PHASM is a long read de novo genome assembler that phases variants among chromosome homologues during the assembly process, and aims to output separate contigs for each haplotype. The main idea in PHASM is to build bubble chains: consecutive “superbubbles” chained together. While most traditional genome assemblers pop these superbubbles by only keeping the best supported path, PHASM finds k paths through this chain of superbubbles that best represent each haplotype.
This program has been created as part of my master thesis project. For now, it has only been tested with error free data.
- Status: Finished.
- License: MIT
The PHASM pipeline consists of four main stages:
- Assembly graph construction
- Bubblechain identification
- Main idea:
- Different alleles on homologous chromosomes result in branches in the assembly graph;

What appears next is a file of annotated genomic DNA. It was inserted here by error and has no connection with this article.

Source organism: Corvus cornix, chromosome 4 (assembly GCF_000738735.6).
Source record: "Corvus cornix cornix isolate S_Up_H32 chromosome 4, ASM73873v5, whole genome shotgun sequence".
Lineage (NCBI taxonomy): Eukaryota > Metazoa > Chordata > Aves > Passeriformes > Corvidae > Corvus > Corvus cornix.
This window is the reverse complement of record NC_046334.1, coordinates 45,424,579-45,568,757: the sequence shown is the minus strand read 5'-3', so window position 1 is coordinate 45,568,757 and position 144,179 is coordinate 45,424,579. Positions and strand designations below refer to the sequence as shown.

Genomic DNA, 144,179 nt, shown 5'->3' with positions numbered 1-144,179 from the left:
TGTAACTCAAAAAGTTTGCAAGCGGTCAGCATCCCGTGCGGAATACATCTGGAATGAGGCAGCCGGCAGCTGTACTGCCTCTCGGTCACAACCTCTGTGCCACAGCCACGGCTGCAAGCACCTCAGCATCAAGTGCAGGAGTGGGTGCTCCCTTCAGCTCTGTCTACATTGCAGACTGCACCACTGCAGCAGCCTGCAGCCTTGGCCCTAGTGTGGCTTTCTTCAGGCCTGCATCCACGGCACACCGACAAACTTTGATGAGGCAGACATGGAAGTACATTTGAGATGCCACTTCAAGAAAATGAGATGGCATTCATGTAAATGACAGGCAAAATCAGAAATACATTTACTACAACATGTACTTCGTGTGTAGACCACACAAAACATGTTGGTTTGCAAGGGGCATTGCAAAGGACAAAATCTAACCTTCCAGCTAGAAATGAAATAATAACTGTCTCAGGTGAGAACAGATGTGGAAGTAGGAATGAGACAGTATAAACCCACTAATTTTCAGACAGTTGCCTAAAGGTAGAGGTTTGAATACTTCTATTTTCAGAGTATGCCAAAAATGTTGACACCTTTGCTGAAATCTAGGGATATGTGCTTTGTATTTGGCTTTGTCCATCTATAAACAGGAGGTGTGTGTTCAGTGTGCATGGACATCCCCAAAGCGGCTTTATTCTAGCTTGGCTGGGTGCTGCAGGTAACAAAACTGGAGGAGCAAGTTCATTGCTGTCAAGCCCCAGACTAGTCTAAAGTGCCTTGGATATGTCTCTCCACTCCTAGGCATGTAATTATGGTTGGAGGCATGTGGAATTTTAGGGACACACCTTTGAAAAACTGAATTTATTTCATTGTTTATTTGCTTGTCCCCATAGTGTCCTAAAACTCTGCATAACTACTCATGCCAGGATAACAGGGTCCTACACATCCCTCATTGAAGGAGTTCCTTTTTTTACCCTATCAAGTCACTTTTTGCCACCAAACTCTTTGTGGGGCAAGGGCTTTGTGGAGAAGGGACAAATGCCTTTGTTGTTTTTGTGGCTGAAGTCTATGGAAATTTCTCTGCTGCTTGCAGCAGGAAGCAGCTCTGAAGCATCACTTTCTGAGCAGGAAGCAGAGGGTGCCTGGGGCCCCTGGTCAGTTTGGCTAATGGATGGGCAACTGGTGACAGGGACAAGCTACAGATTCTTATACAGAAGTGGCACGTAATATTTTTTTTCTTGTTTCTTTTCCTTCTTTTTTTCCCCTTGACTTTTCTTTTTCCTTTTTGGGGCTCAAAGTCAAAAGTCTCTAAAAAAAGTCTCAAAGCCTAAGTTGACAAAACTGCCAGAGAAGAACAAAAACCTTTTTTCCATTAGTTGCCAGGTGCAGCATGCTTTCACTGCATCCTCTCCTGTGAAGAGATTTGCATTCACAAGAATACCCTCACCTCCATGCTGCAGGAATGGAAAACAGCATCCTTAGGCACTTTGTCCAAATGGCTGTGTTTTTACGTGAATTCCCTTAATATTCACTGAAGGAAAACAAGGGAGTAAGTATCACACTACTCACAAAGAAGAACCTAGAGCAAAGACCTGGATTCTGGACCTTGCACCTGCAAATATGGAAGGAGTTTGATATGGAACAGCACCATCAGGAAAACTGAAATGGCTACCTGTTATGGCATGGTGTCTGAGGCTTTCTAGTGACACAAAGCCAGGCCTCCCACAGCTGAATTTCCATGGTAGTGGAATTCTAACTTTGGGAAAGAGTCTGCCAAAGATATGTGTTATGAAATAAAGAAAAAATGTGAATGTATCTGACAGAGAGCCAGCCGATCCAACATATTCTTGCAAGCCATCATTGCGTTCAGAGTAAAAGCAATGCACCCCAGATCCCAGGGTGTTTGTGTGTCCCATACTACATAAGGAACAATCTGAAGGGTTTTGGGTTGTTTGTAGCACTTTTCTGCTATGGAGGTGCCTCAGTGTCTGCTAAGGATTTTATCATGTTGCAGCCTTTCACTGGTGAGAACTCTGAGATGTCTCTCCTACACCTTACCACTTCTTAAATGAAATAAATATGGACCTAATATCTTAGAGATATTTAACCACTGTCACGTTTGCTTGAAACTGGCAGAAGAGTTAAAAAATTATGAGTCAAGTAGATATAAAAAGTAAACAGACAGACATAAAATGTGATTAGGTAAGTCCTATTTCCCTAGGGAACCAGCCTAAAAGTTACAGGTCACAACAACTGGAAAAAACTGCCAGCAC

- A bubble or superbubble is a common motif in a genome assembly graph;
- Hypothesis: each superbubble has a valid path from its source to its sink that spells a DNA sequence that matches with one of the haplotypes. Furthermore, we expect that for each haplotype, there exists at least one path through this superbubble that spells a matching DNA sequence.
- A lot of current genome assemblers pop bubbles in the assembly graph, thereby removing variation among homologous chromosomes
- Build an assembler that keeps superbubbles and searches for the best set of paths such that each path represents a haplotype.
- Main findings:
- Superbubbles are an incomplete representation of variation among homologous chromosomes
- Paths through a superbubble are rarely consistent with one of the haplotypes
- Superbubbles are probably an artefact of approximate overlapping between reads.
Read more in my master thesis.
PHASM is available on Github.